Comic Book Catch-Up: The Peter David Edition

The reviews have been sparse the last few weeks as I’ve been catching up on at least a years worth of several series I follow. You all know of my passion for Peter David books, so the first batch of catch-up I’ve done is with his titles specifically. So, let’s get this party started right…

SHE-HULK: Peter David Style

As promised earlier this month, I’ve been really making an effort at finding a non-mutant female superheroine to follow in a regular monthly series. She-Hulk, as penned by Peter David, seemed like it was built of instant win. Not so. Ever since a conversation with comic book sage, Hisham, it’s been quite impossible for me not to see how meta his writing becomes at times. I dig his sense of humor, but it was not jiving well with the She-Hulk I remember from earlier days.

I read an issue with her as a respected lawyer, struggling with balancing work, superhero duties and a relationship. Seems pretty relatable. Unfortunately for this new direction – Bounty Hunter She-Hulk has too many throw-backs to a lame reality TV show I’ve watched a few episodes of. And it confusingly includes a Skrull woman who assumes her identity. They live in a trailer park and roll around in an RV. I dunno, nothing about it really sung off the pages for me. I gave the trade paperback the first 20 pages and then honestly couldn’t press myself further. But I tried, alright? I really did.

 

FALLEN ANGEL – To Live and Die in Bette

The first of the three Fallen Angel TPBs – Red Horse Riding – opens with a young boy being able to pass in and out of Bette Noire in his sleep. He witnesses the start of the war between good and evil being waged there (or perhaps, evil and more evil?). By the conclusion of the book, Jubal (son of the previous evil magistrate) has successfully deprived his 1/2 brother Jude of the title of Magistrate, and is in control of the City that shapes the world. Except he’s a freaking all-powerful demon now. So, that sucks.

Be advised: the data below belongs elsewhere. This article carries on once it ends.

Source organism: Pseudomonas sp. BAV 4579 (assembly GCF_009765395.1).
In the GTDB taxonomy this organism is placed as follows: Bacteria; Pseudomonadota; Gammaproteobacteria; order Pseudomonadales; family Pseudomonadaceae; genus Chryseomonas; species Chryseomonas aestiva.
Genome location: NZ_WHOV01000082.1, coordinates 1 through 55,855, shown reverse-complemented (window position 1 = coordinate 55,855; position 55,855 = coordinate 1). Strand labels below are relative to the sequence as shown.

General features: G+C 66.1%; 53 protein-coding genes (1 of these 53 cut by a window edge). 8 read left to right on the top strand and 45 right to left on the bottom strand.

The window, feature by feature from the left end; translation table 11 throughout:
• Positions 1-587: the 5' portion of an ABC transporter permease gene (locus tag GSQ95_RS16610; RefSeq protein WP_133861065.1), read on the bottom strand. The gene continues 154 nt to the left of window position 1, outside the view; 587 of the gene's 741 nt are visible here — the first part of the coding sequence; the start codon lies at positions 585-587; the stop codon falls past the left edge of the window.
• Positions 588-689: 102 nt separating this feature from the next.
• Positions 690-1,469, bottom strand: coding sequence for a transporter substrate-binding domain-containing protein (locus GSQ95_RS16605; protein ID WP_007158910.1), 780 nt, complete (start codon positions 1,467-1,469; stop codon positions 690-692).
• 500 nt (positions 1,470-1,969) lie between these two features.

The next book, Cities of Light and Dark has to do with Black Mariah, Jude and Liandra (who escaped) chumming about in the real world, attempting to find someway back to Bette Noire to reverse all the bad mojo and dethrone Jubal. They make it to one of the other cities (apparently there are four), but on the way crash an airplane, battle a shark, and jump into a volcano. Which of those three things screams moody noir to you? Oh right, none of them. Hmph.

Long story short – they win the battle and then, Illyria from the Whedonverse shows up and wants to kill Liandra (cause the Powers That Be asked her to). They go on a magical journey to find three instruments of power Illyria needs to retain her God form, but in the end she is convinced that being in Fred’s body ain’t so bad.

No single part of these elements is stand-alone awful, it just isn’t resonating with me. The first few TPBs were mystical, ethereal and fairly low on the camp, cheese and witty back-and-forth.

The entire series feels so uneven at this point. The concept is great, and the world David’s created is intensely fascinating, but I feel like its floundering. Personally, I could do without the “special guests.” Unless they really fit with the story, and the universe…I don’t want them there. Despite it’s flaws, I’m still attracted to the series and will continue to follow where Mr. David leads.

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X-FACTOR or How I Learned to Stop Worrying about Art and Love the Comic

Right about when I gave up comic books the last time, the Secret Invasion was creeping in, and the art in X-Factor had gone from being my favorite to being some of the worst I’ve ever seen. Like, really, EVER. Larry Stroman was the culprit, and pulling myself through the storylines featuring his artwork was like being drug by a car over a street of glass. It was excrutiatingly painful, but after emerging on the other side – bless my heart – it got better! SO much better – the characters were all recognizable again. Special thanks to Valentine De Landro, who is consistent…but apparently has zero web presence.

And while I was horrified at the idea of bringing Longshot AND Shatterstar (along with this Darwin guy, who the hell is he?) onto the team – David has handled their characters with aplomb. He has quite the knack for turning superzeros into superheroes. However, all these additions have made the sex of the team quite lop-sided. Ahem, there are far too many swinging dicks and not enough chicks on the pages. So I’m politely requesting the resurrection of a crappy late 80s early 90s female. What’s Jubilee up to? Husk? Dazzler? Boom Boom? Anyone? ANYONE?

As for what kinds of activities transpired in the FOUR TPBs I read over the last few days *SPOILER ALERT*

– The Multiple Man/Siryn baby is born, and then re-freaking-absorbed!! Total WTF moment.

Jamie time travels and Layla Miller returns in all her special, beautiful glory. MAN, I really missed her.